Relative to other recent papers [14, 10, 11] that have also investigated self-supervision for structure-from-motion, the novel contributions of our work are:

  • [label=]

  • We represent camera motion implicitly in terms of motion fields and depth which are a better match for CNNs architectures that naturally operate in the image domain (rather than camera parameter space). We demonstrate that this choice yields better predictive performance, even when trained in the fully supervised setting

  • Unlike previous self-supervised techniques, our model uses a continuous (linearized) approximation to camera motion [15, 16]

    which suitable for video odometry and allows efficient backpropagation while providing strong constraints for learning from unsupervised data.

  • Our experimental results demonstrate state-of-the-art performance on benchmark datasets which include non-rigid scene motion due to dynamic objects. Our model improves on substantially on estimates of camera rotation, suggesting this approach can serve well as a drop-in replacement for local estimation in existing RGB(D) SLAM pipelines.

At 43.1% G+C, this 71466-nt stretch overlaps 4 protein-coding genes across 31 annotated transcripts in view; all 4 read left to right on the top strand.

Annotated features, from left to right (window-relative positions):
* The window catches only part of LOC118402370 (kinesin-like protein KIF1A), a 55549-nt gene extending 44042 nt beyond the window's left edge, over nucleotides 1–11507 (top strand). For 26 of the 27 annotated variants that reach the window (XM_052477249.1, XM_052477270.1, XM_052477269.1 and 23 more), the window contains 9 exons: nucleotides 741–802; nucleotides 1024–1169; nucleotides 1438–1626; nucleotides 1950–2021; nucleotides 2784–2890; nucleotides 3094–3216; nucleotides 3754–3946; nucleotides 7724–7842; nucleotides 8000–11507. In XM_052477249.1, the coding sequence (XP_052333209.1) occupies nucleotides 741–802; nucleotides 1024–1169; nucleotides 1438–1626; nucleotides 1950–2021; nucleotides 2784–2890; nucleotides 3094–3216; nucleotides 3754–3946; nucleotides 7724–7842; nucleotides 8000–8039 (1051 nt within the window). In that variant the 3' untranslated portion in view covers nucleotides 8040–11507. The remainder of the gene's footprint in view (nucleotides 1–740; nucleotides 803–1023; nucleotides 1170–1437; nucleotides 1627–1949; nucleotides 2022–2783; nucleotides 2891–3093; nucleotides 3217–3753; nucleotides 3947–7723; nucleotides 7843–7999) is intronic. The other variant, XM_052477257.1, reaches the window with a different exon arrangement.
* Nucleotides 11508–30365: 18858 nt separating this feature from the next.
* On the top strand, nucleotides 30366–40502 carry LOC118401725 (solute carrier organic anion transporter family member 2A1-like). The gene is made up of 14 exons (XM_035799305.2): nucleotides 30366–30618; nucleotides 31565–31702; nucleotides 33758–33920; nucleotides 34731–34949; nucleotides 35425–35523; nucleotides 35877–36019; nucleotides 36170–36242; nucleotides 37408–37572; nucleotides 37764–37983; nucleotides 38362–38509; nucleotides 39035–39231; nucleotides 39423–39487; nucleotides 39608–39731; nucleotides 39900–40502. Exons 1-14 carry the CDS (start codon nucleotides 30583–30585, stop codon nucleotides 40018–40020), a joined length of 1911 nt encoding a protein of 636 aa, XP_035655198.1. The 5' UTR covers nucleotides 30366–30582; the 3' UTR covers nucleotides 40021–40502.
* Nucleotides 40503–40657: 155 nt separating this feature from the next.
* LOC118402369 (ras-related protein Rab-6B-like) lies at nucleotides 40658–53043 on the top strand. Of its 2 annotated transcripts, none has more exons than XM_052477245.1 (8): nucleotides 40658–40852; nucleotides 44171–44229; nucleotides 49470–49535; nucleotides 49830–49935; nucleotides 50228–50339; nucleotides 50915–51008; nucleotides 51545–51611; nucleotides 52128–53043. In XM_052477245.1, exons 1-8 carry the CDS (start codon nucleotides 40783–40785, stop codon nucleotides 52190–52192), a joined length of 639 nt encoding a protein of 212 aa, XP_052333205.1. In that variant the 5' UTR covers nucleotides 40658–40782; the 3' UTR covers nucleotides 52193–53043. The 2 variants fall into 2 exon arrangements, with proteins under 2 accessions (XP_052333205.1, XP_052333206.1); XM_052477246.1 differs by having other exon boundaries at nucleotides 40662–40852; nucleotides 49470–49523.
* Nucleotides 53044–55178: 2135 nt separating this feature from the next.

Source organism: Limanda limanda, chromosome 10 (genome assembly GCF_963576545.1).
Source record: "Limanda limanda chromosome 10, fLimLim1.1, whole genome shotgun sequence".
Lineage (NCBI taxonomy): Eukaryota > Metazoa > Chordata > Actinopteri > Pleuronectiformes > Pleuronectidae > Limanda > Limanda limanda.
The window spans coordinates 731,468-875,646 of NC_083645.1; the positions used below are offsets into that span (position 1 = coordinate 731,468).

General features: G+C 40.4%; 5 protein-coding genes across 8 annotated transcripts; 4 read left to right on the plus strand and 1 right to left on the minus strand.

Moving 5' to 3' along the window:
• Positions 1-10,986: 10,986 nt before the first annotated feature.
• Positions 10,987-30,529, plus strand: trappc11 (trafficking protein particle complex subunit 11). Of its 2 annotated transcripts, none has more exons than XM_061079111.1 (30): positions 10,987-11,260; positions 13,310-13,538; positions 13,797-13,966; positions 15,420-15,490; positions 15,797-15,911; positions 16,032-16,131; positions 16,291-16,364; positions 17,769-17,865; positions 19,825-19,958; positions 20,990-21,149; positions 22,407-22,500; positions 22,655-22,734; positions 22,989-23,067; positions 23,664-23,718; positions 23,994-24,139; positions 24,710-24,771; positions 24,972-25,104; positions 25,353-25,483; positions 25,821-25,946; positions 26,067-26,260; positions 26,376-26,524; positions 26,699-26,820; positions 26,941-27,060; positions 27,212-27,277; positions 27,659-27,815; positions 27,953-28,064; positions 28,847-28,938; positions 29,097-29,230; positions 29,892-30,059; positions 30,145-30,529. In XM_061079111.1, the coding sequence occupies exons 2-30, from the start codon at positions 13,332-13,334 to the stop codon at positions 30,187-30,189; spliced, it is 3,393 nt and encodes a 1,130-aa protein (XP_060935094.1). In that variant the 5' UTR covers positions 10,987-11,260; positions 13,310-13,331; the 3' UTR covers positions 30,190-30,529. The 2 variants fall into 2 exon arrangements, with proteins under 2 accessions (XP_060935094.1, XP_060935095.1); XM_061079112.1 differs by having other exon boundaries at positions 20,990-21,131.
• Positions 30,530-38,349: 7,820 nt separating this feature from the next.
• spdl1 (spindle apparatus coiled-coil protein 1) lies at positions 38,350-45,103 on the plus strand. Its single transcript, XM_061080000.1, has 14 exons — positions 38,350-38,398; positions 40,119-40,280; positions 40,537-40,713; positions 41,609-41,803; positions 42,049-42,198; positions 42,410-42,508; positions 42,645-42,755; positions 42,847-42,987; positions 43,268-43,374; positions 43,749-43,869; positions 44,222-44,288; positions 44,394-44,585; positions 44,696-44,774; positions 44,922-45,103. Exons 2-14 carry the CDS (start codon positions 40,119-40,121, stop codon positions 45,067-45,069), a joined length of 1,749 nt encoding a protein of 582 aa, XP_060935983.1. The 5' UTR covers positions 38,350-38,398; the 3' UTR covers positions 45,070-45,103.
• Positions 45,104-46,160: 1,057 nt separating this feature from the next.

Figure 1: Overview of network architectures used in our experiments. The top panel shows conventional (baseline) approach that directly predicts 6DoF camera motion. The middle panel displays our proposed single layer model which predicts ego motion assuming a static (rigid) environment. Note that our model supports both supervised (red) and unsupervised (green) losses during training. The bottom panel shows a two layered model variant that segments a scene into static and dynamic components and only uses static component for camera motion prediction. When input depth is not available, we utilize an additional monocular depth estimation network to predict it (not shown).

2 Related Work

Visual odometry is a classic and well studied problem in computer vision. Here we mention a few recent works that are most closely related to our approach.

Optical Flow, Depth and Odometry: A number of recent papers have shown great success in estimation of optical flow from video using learning-based techniques [17, 18]. Ren et al.